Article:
SAINT PETERSBURG: Russian supporters of Yevgeny Prigozhin gathered outside the Wagner headquarters in Saint Petersburg on Thursday (Aug 24) to pay their respects to the mercenary group’s boss, presumed dead after a mysterious plane crash.
Prigozhin was branded a “traitor” by President Vladimir Putin after his short-lived rebellion against the conventional Russian army on Jun 23 to Jun 24.
But he remained popular among Russians, who acclaimed the battlefield achievements of the Wagner paramilitary group – despite many accusations of abuses and war crimes.
“You could say it’s like losing your father. He was everything to us, because everyone was always waiting (for) what Uncle Zhenia (Prigozhin) was going to say,” said Igor.
Like Igor, who was wearing a hat with the Wagner logo and the national flag on it, many Russians eagerly awaited Prigozhin’s outspoken videos and audio messages on social media.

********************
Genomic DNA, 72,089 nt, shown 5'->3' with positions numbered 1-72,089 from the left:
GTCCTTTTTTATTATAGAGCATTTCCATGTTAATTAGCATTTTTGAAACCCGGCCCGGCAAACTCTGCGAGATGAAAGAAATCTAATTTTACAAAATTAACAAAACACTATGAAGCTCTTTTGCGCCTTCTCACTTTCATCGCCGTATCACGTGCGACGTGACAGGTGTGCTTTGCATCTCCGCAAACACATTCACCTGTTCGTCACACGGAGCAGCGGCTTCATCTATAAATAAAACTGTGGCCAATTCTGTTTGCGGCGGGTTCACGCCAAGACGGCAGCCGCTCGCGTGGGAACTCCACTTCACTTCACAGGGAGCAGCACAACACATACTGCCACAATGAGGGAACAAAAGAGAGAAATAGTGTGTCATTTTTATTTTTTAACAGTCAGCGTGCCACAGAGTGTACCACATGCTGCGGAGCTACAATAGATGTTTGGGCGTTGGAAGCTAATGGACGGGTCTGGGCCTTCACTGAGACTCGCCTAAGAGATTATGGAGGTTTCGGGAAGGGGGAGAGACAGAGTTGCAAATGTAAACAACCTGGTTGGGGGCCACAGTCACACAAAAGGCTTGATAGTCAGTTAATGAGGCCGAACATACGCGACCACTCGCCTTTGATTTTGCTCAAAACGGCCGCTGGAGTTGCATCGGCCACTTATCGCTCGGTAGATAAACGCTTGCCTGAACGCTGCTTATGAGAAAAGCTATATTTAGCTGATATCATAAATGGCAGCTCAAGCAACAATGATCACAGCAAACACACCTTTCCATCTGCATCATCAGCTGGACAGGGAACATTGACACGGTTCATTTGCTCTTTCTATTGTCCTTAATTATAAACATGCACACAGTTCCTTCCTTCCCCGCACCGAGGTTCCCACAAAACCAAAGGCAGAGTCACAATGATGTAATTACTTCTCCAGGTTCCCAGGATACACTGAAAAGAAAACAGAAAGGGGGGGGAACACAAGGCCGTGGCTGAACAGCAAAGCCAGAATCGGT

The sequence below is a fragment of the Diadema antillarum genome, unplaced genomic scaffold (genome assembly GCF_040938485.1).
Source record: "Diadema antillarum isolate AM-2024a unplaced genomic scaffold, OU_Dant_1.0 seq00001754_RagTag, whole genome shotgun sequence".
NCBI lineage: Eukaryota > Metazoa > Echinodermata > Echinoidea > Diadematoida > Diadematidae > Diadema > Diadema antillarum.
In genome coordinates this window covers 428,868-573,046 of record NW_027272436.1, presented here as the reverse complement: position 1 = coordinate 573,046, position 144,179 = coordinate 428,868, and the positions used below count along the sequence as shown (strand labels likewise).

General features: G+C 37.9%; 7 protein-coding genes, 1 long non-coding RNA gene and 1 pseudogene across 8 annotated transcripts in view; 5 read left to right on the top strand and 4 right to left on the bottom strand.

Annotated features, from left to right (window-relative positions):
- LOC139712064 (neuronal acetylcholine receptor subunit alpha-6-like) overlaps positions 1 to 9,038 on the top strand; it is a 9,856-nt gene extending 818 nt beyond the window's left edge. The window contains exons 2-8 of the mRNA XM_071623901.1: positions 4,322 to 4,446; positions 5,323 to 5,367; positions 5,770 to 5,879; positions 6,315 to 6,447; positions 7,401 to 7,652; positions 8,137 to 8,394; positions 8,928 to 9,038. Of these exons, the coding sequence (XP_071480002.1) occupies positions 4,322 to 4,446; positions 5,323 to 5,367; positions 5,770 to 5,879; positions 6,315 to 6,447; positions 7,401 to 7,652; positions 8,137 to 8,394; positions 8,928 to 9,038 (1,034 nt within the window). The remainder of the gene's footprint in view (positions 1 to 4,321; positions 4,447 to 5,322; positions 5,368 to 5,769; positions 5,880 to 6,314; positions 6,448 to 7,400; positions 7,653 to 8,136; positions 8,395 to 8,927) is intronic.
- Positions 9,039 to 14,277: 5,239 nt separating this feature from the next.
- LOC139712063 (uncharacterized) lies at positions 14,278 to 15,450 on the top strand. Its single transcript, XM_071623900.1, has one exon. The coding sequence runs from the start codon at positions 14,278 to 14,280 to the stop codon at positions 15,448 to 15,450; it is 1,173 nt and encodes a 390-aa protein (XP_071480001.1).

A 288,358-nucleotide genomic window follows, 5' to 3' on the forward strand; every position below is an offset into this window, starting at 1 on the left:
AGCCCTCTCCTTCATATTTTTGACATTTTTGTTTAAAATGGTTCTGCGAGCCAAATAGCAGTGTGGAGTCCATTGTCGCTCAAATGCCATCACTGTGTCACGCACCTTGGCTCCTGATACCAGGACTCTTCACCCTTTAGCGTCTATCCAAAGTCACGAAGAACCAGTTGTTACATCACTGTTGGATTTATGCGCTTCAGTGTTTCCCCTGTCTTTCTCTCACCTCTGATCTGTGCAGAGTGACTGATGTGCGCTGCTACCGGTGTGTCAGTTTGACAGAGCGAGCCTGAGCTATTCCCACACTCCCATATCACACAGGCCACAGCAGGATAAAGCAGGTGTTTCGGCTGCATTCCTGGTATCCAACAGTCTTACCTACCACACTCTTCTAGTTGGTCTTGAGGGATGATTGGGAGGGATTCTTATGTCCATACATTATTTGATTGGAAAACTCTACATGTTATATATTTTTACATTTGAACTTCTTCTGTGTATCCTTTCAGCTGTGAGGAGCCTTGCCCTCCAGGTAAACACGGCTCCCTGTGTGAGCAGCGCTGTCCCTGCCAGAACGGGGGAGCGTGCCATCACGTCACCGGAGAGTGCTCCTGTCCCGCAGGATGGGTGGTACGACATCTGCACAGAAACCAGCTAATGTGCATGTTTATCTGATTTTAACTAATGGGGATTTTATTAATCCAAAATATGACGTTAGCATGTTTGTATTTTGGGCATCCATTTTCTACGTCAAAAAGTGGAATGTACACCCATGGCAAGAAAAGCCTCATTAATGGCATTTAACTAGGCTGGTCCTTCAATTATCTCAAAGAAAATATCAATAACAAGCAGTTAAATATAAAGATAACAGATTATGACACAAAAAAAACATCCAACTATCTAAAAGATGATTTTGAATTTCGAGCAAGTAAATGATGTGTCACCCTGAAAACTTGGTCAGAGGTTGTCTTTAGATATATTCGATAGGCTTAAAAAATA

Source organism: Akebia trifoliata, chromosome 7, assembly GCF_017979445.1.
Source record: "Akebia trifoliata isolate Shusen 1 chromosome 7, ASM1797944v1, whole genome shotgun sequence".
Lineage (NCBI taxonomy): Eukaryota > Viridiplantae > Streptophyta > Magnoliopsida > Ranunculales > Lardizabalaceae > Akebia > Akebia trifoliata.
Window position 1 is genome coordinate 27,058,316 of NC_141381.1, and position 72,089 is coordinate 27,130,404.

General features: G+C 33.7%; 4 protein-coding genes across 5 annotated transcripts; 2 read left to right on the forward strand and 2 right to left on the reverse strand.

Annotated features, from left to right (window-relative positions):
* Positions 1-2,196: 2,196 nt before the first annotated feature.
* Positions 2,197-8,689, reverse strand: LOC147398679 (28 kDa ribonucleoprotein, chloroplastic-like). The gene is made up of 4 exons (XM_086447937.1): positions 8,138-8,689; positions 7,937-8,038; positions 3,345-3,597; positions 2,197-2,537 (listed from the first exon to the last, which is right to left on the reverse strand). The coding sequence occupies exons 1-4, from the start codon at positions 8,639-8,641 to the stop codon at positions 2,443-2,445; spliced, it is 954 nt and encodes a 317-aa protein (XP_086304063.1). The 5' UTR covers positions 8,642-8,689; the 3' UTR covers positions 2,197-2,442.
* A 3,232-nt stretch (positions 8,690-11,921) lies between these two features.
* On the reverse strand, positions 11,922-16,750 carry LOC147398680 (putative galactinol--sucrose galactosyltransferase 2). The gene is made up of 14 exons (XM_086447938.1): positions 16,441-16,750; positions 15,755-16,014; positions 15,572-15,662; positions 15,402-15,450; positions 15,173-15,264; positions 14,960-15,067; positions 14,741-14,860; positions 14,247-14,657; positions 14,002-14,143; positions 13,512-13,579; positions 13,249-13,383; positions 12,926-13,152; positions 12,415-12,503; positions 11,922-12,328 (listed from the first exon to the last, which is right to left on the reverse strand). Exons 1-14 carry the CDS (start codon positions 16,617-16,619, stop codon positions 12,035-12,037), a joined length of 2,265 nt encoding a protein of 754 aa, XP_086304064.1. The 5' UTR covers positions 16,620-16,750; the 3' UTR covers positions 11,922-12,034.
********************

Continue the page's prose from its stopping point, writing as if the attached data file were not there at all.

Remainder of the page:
The clips, full of expletives, were a sharp contrast to the tightly controlled narrative of Russian officials.
His verve and unbridled criticism of Russia’s regular army had turned him into a cult figure for parts of Russian society – and antagonised Moscow’s top brass.
Tensions degenerated into a violent but short-lived mutiny attempt at the end of June.
The mutiny ended with a deal, mediated by Belarusian leader Alexander Lukashenko, under which Prigozhin was expected to move to neighbouring Belarus with some of his fighters.
There was no mention of Prigozhin’s rebellion – or the ensuing public repudiation by Putin – from the mourners laying red carnations in front of Wagner’s glass-fronted multistorey headquarters, which opened last autumn with great fanfare.